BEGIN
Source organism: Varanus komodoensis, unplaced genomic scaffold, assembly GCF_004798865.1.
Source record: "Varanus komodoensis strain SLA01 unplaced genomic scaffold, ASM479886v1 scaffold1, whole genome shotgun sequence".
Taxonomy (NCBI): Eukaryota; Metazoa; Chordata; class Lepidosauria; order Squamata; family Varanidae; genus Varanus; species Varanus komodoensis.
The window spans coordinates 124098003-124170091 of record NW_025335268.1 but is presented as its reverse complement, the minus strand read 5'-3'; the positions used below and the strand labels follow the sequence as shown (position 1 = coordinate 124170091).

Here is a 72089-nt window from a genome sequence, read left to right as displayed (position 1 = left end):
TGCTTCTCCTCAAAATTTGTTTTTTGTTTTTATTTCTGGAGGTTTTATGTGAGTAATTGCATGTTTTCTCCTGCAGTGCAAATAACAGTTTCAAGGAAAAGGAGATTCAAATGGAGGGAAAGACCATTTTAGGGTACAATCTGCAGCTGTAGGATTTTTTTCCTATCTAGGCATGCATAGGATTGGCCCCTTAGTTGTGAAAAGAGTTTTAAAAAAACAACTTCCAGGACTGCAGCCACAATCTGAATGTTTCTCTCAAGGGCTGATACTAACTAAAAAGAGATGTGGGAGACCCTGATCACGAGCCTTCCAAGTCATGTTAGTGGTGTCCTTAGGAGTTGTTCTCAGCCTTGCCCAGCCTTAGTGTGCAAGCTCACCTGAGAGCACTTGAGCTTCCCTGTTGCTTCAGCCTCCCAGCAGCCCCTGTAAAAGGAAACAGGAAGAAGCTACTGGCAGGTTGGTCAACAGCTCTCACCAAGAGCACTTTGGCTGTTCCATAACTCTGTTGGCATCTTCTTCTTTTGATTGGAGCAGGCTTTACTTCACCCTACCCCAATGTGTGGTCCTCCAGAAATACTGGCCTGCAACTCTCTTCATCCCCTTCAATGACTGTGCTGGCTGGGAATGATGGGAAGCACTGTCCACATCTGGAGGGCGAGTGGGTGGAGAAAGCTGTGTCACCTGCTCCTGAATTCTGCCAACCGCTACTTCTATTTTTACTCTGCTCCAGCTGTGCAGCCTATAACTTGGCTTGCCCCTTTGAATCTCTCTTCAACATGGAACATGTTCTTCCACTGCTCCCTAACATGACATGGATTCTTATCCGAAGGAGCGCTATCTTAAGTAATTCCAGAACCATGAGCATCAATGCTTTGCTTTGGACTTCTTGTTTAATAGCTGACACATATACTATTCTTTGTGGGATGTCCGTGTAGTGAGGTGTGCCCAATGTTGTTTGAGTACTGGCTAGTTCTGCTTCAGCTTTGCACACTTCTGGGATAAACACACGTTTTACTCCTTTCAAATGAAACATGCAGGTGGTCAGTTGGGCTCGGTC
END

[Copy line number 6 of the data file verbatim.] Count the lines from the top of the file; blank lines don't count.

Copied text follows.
TGCTTCTCCTCAAAATTTGTTTTTTGTTTTTATTTCTGGAGGTTTTATGTGAGTAATTGCATGTTTTCTCCTGCAGTGCAAATAACAGTTTCAAGGAAAAGGAGATTCAAATGGAGGGAAAGACCATTTTAGGGTACAATCTGCAGCTGTAGGATTTTTTTCCTATCTAGGCATGCATAGGATTGGCCCCTTAGTTGTGAAAAGAGTTTTAAAAAAACAACTTCCAGGACTGCAGCCACAATCTGAATGTTTCTCTCAAGGGCTGATACTAACTAAAAAGAGATGTGGGAGACCCTGATCACGAGCCTTCCAAGTCATGTTAGTGGTGTCCTTAGGAGTTGTTCTCAGCCTTGCCCAGCCTTAGTGTGCAAGCTCACCTGAGAGCACTTGAGCTTCCCTGTTGCTTCAGCCTCCCAGCAGCCCCTGTAAAAGGAAACAGGAAGAAGCTACTGGCAGGTTGGTCAACAGCTCTCACCAAGAGCACTTTGGCTGTTCCATAACTCTGTTGGCATCTTCTTCTTTTGATTGGAGCAGGCTTTACTTCACCCTACCCCAATGTGTGGTCCTCCAGAAATACTGGCCTGCAACTCTCTTCATCCCCTTCAATGACTGTGCTGGCTGGGAATGATGGGAAGCACTGTCCACATCTGGAGGGCGAGTGGGTGGAGAAAGCTGTGTCACCTGCTCCTGAATTCTGCCAACCGCTACTTCTATTTTTACTCTGCTCCAGCTGTGCAGCCTATAACTTGGCTTGCCCCTTTGAATCTCTCTTCAACATGGAACATGTTCTTCCACTGCTCCCTAACATGACATGGATTCTTATCCGAAGGAGCGCTATCTTAAGTAATTCCAGAACCATGAGCATCAATGCTTTGCTTTGGACTTCTTGTTTAATAGCTGACACATATACTATTCTTTGTGGGATGTCCGTGTAGTGAGGTGTGCCCAATGTTGTTTGAGTACTGGCTAGTTCTGCTTCAGCTTTGCACACTTCTGGGATAAACACACGTTTTACTCCTTTCAAATGAAACATGCAGGTGGTCAGTTGGGCTCGGTC